You know something’s a little off in the movie world when Steven Spielberg’s awards season release has united cinephiles and critics alike by being described as “transfixing,” “introspective,” and “incendiary.” Now, the last major movies expected to hit multiplexes are directed by former enfant terribles David O. Russell, Kathryn Bigelow, and Quentin Tarantino, an indie film Brit Tom Hooper, and a spiritual creator with a film about a boy, a boat, and a digitally-designed tiger. If nothing else, 2012 has indeed been a curious and polarizing year for big American movies.
Maybe we should have expected something was in the air when the first two highly-anticipated blockbusters, The Avengers and Prometheus, hit theaters to drastically differing responses. Joss Whedon’s The Avengers experienced audience ecstasy that crowned it an Oscar contender and the best superhero movie ever. Samuel L. Jackson even Twitter-swiped A.O. Scott for daring to have an opinion that strayed from the masses. However, the buzz for that picture has dissolved a bit since it hit. On the contrary, Prometheus opened to disappointment that divided critics, frustrated theory-buffs, and perplexed audiences. Now that the grime of “How is this not Alien?” has worn away, a fantastic Blu-ray release and time to ponder has been good to Prometheus.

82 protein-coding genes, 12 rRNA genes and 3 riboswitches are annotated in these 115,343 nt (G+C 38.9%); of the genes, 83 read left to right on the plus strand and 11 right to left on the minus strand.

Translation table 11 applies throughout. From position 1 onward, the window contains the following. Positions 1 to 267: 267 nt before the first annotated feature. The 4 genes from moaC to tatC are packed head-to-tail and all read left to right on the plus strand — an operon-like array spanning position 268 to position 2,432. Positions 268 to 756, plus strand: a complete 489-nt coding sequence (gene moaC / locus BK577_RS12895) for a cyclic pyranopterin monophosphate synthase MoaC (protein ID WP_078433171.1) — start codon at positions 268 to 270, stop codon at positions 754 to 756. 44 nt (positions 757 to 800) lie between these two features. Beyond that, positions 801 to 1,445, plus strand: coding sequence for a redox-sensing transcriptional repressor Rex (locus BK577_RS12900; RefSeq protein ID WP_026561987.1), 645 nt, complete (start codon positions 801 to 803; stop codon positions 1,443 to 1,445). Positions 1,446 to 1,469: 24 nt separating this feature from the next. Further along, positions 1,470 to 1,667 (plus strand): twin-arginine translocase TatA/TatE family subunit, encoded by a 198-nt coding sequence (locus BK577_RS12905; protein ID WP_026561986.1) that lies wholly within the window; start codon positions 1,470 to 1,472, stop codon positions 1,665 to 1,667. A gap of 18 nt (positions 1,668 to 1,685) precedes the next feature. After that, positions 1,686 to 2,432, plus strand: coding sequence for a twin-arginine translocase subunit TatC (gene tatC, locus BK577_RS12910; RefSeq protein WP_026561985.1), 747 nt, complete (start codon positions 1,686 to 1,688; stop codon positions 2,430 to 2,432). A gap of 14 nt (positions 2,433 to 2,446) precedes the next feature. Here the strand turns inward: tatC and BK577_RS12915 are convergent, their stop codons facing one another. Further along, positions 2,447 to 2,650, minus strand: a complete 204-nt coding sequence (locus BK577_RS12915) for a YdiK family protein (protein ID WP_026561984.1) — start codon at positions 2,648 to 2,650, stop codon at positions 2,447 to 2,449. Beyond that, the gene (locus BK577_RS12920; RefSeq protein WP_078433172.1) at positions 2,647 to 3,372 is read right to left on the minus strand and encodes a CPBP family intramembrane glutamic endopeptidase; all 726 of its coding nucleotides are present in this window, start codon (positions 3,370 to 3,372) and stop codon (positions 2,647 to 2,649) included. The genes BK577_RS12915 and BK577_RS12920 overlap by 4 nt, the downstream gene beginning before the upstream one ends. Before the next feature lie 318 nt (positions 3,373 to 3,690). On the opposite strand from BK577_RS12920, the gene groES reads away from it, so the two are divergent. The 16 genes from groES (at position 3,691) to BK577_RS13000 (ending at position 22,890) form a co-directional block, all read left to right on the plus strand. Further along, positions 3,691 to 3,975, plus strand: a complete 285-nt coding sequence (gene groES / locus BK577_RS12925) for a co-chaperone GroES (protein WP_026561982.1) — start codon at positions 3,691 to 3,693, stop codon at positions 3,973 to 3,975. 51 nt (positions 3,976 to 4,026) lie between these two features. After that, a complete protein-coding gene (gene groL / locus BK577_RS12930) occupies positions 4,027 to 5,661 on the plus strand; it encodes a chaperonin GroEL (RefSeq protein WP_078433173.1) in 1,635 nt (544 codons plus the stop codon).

This past Friday, Skyfall bowed to reviews reminiscent of The Dark Knight, causing many enthusiasts who have stood by Nolan’s franchise to cry foul by condescendingly dismissing Skyfall as a fraud. In some respects, it looks like you can divide American film lovers into two camps: those on the side of The Avengers and TDKR and those championing Skyfall and Prometheus. I rest firmly in the second group. This is my rant on why.
After watching Skyfall, I came upon this rather pointless list of similarities between Dark Knight and the latest Bond, that acts, at least for some viewers, as an open-and-shut case on why Nolan’s movies are clearly superior. I beg to differ. Firstly, had they been working from precisely the same treatment, Skyfall is still a coherently directed piece that prioritizes atmospherically-considered themes of loyalty and honesty over pontificating about revenge and honor.